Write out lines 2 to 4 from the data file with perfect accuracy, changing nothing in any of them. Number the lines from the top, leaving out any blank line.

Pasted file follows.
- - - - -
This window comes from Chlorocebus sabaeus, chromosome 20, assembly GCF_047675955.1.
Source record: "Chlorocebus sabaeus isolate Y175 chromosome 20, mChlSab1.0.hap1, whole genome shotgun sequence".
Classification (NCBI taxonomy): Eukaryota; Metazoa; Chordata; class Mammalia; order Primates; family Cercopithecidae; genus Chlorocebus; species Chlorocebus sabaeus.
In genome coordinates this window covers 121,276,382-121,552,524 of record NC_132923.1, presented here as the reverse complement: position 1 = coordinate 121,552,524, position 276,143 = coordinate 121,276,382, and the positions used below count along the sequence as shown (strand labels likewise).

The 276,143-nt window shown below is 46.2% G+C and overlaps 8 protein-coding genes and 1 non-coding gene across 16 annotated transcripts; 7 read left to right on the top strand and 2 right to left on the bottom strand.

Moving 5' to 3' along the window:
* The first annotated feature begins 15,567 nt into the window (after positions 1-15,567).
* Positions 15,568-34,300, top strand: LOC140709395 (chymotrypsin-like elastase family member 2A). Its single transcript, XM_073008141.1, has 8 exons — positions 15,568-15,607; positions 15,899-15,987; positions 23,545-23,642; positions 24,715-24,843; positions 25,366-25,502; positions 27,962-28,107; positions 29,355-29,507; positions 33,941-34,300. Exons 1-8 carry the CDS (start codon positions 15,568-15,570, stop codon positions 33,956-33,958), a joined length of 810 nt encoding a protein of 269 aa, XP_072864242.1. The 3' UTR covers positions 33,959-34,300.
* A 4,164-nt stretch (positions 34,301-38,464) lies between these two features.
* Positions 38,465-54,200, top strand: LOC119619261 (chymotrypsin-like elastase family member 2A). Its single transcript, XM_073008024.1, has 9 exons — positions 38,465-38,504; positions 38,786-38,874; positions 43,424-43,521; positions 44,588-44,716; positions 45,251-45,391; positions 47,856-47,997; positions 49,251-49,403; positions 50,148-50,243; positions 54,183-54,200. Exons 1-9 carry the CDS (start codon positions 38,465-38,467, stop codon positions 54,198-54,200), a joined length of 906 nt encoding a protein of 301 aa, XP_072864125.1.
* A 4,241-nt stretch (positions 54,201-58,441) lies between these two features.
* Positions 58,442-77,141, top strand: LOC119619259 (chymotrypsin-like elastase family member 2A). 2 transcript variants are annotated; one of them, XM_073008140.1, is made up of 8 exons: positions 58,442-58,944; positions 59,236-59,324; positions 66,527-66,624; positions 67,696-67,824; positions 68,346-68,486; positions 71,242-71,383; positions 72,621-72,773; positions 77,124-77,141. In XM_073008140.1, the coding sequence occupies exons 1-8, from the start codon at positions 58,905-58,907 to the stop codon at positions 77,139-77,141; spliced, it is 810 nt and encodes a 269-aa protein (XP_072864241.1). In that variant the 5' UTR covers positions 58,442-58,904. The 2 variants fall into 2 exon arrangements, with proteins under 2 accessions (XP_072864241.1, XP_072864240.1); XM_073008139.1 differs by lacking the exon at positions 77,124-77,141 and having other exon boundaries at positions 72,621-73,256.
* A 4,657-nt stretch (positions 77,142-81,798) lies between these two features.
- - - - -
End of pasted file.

Source record: "Chlorocebus sabaeus isolate Y175 chromosome 20, mChlSab1.0.hap1, whole genome shotgun sequence".
Classification (NCBI taxonomy): Eukaryota; Metazoa; Chordata; class Mammalia; order Primates; family Cercopithecidae; genus Chlorocebus; species Chlorocebus sabaeus.
In genome coordinates this window covers 121,276,382-121,552,524 of record NC_132923.1, presented here as the reverse complement: position 1 = coordinate 121,552,524, position 276,143 = coordinate 121,276,382, and the positions used below count along the sequence as shown (strand labels likewise).